James T. Russell invented the digital compact disc, now commonplace in stereos and computers, in the late 1960s.
Russell was born in Bremerton, Washington in 1931. At age six, he invented a remote-control battleship, with a storage chamber for his lunch. Russell went on to earn a BA in Physics from Reed College in Portland in 1953. Afterward, he went to work as a Physicist in General Electric's nearby labs in Richland, Washington.
At GE, Russell initiated many experimental instrumentation projects. He was among the first to use a color TV screen and keyboard as the sole interface between computer and operator; and he designed and built the first electron beam welder. In 1965, when Columbus, Ohio-based Battelle Memorial Institute opened its Pacific Northwest Laboratory in Richland, Washington, Russell joined the effort as Senior Scientist. He already knew what avenue of research he wanted to pursue.
Russell was an avid music listener. Like many audiophiles of the time, he was continually frustrated by the wear and tear suffered by his vinyl phonograph records. He was also unsatisfied with their sound quality: his experimental improvements included using a cactus needle as a stylus. Alone at home on a Saturday afternoon, Russell began to sketch out a better music recording system --- and was inspired with a truly revolutionary idea.
Russell envisioned a system that would record and replay sounds without physical contact between its parts; and he saw that the best way to achieve such a system was to use light. Russell was familiar with digital data recording, in punch card or magnetic tape form. He saw that if he could represent the the binary 0 and 1 with dark and light, a device could read sounds or indeed any information at all without ever wearing out. If he could make the binary code compact enough, Russell saw that he could store not only symphonies, but also entire encyclopedias on a small piece of film.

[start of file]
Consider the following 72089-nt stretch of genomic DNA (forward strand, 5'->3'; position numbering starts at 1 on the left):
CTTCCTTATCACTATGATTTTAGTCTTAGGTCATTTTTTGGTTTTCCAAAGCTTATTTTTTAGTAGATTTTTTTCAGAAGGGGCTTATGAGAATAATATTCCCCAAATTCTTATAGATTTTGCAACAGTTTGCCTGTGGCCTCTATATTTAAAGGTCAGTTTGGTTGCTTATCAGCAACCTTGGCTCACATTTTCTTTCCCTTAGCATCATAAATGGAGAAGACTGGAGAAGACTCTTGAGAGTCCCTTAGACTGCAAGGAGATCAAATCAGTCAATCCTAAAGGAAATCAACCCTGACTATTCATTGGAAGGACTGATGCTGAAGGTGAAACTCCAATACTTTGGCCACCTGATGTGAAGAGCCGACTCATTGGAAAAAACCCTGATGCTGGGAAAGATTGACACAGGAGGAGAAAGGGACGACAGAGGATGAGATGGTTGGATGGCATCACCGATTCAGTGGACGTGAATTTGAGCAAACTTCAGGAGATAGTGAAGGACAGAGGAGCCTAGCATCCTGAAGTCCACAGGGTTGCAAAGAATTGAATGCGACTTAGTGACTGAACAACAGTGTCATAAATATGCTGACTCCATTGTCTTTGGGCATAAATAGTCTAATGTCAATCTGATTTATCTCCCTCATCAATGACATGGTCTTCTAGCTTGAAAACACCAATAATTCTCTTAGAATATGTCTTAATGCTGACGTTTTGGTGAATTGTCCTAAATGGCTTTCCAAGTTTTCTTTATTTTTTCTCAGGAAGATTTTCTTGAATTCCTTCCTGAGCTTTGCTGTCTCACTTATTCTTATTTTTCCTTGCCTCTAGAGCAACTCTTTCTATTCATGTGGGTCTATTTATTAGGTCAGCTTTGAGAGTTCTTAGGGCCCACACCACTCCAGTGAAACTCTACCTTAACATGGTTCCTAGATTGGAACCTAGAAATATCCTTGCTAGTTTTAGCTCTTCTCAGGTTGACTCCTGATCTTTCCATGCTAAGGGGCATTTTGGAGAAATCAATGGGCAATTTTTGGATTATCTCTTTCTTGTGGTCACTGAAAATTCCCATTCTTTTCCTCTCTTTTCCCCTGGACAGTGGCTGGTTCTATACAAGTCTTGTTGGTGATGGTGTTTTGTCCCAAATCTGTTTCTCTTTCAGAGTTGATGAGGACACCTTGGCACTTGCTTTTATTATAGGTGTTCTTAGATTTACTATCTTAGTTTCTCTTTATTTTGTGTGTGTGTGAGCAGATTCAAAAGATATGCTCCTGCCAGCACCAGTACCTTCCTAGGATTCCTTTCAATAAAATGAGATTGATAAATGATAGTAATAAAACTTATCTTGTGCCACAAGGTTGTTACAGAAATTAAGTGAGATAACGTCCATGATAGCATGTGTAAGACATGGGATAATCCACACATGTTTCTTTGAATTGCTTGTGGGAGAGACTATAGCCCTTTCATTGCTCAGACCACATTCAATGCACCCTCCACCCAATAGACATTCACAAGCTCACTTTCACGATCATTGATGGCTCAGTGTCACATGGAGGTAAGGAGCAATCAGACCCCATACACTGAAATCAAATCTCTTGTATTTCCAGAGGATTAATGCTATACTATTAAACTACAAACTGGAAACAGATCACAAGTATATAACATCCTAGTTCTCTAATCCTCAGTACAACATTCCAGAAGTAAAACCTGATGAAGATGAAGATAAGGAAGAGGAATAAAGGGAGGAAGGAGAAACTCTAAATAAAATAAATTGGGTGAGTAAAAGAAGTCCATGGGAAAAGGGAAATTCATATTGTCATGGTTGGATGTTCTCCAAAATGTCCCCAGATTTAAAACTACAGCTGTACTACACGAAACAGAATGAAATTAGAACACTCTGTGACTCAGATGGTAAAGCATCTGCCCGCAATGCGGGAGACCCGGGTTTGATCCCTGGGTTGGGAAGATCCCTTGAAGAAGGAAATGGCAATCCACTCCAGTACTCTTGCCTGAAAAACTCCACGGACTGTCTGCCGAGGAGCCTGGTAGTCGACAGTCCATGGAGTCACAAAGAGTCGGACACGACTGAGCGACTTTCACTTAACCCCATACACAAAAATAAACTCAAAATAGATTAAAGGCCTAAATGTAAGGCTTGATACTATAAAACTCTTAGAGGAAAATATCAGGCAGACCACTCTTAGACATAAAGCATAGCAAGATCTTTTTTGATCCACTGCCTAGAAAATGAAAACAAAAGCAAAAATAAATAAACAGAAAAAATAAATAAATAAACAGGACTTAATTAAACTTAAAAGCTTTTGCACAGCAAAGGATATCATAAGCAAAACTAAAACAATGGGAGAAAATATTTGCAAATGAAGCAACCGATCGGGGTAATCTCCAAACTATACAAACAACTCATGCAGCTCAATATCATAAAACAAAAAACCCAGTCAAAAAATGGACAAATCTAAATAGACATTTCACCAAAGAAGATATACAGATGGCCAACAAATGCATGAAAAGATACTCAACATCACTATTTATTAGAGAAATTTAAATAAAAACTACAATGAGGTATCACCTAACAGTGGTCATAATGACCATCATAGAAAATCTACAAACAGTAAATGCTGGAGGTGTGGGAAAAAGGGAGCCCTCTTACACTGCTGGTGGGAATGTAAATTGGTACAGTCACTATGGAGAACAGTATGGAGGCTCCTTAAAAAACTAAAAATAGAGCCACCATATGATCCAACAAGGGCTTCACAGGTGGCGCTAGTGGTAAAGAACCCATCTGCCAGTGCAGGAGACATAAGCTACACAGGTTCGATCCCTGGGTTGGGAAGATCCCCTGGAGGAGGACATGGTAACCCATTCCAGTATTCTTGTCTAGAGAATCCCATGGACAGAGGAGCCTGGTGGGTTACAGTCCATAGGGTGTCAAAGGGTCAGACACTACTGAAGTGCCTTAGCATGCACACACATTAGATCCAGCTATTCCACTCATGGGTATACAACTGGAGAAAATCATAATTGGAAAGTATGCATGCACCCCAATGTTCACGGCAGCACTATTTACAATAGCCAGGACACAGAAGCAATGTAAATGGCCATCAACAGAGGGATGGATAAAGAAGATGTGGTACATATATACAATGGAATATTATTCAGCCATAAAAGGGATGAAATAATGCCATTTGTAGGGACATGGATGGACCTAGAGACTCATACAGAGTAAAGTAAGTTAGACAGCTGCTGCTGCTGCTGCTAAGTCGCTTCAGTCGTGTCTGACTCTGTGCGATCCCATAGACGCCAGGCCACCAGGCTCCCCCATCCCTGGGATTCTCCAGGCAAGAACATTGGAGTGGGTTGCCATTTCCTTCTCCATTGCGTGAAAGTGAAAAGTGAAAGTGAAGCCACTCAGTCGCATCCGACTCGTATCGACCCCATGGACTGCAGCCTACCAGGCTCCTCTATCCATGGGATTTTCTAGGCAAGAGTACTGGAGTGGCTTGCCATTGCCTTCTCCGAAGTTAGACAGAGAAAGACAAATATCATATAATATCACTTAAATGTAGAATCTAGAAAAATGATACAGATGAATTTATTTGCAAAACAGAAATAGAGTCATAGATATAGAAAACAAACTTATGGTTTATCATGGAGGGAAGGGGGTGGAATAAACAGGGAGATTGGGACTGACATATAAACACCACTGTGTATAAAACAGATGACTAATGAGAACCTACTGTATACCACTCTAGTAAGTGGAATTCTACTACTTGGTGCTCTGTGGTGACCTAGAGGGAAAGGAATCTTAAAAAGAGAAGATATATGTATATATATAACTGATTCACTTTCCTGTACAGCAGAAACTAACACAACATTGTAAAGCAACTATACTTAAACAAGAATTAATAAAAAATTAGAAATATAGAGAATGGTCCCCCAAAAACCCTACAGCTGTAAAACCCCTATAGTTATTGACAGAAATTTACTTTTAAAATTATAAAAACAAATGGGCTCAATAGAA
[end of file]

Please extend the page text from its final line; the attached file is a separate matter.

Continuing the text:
Battelle let Russell pursue the project, and after years of work, Russell succeeded in inventing the first digital-to-optical recording and playback system (patented in 1970). He had found a way to record onto a photosensitive platter in tiny "bits" of light and dark, each one micron in diameter; a laser read the binary patterns, and a computer converted the data into an electronic signal --- which it was then comparatively simple to convert into an audible or visible transmission.
This was the first compact disc. Although Russell had once envisioned 3x5-inch stereo records that would fit in a shirt pocket and a video record that would be about the size of a punch card, the final product imitated the phonographic disc, which had been its inspiration. Through the 1970s, Russell continued to refine the CD-ROM, adapting it to any form of data. Like many ideas far ahead of their time, the CD-ROM found few interested investors at first; but eventually, Sony and other audio companies realized the implications and purchased licenses.
By 1985, Russell had earned 26 patents for CD-ROM technology. He then founded his own consulting firm, where he has continued to create and patent improvements in optical storage systems, along with bar code scanners, liquid crystal shutters, and other industrial optical instruments. His most revolutionary recent invention is a high-speed optical data recorder / player that has no moving parts. Russell earned another 11 patents for this "Optical Random Access Memory" device, which is currently being refined for the market.
James T. Russell has many interests beyond optical data devices. In fact, he has claimed, "I've got hundreds of ideas stacked up --- many of them worth more than the compact disc. But I haven't been able to work on them." Digital engineers and consumers alike will be lucky if he does find the time.